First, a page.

Radical reform of electoral system is needed

Minister for transport Noel Dempsey TD has called for radical reform of the Irish electoral system. Minister Dempsey was speaking after the first public sitting of the Joint Oireachtas Committee on The Constitution, held last night in Trinity College Dublin (TCD). The session had been convened to discuss electoral reform in the constitution.

The committee received submissions, both oral and written, from students of the faculty of political science in TCD. The submissions dealt with the reform of the proportional representation by the single transferable vote system (PR-STV), the introduction of gender quotas for election candidates, and the lowering of the minimum voting age from 18 to 16.

In relation to the pressure on TDs to deal with both the requirements of representing their constituency and the necessities of their legislative role, Minister Dempsey remarked "My basic belief is that a national politician is elected to create and influence policy. Unfortunately, the way you get elected is to make sure you deliver the medical card, the planning permission, not make changes to policy".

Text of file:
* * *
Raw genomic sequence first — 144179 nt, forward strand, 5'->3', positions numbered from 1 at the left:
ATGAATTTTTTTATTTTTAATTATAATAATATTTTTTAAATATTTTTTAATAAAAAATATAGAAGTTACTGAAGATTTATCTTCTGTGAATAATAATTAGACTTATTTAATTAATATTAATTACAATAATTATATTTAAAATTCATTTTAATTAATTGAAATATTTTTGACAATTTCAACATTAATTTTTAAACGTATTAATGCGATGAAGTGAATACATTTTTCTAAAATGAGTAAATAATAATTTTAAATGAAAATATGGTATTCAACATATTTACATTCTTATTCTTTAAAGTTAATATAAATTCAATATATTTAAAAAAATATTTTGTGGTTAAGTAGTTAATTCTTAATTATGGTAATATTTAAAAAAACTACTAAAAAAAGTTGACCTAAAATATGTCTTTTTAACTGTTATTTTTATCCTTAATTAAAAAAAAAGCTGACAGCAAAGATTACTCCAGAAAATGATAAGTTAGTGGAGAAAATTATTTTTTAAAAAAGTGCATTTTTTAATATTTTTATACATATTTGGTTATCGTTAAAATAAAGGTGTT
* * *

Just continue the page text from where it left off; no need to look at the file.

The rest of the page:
Speaking from the floor, former minister for education Gemma Hussey concurred with Dempsey, stating "the lifestyle imposed on TDs is inimical to good government".

In response to a submission made by student Declan Harmon, committee member Jim O'Keefe TD said "We have to change what we're doing and we have to change it radically. I believe there is scope of constituency and legislative work, and I think the issue of electoral reform must be examined".

Senator Dan Boyle, responding  to a submission proposing the lowering of the voting age from 18 to 16, noted that where this policy has been implemented elsewhere in Europe, "young people are more likely to vote and stay voting". 

Senator Ivana Bacik and Justice Frank Clarke were also present for the roundtable discussion, chaired by John Bowman, that followed the proceedings of the committee. Senator Bacik responded to submissions relating to the introduction of a gender quota for general election candidates by pointing out that "representative rates for women have actually got worse because we have done nothing. If you do nothing, the numbers do not rise. Positive action must be taken to improve numbers of women and ethnic minorities". In reference to the impact of the proposed amendment of the PR-STV system on the numbers of female candidates, Senator Bacik cited a recent European report "which found that the type of electoral system had less impact on the numbers of female representatives; what impacts most is the party selection system".

Meanwhile, Justice Clark pointed out that many of the proposed electoral reforms which had been discussed, such as the extension of the franchise to ex-patriate citizens, would not require a change to the constitution.

For more on the debate over PR-STV, a useful background to the main points of debate is provided by TCD here.

TheStory.ie ran a liveblog of the event last night, which can be viewed here.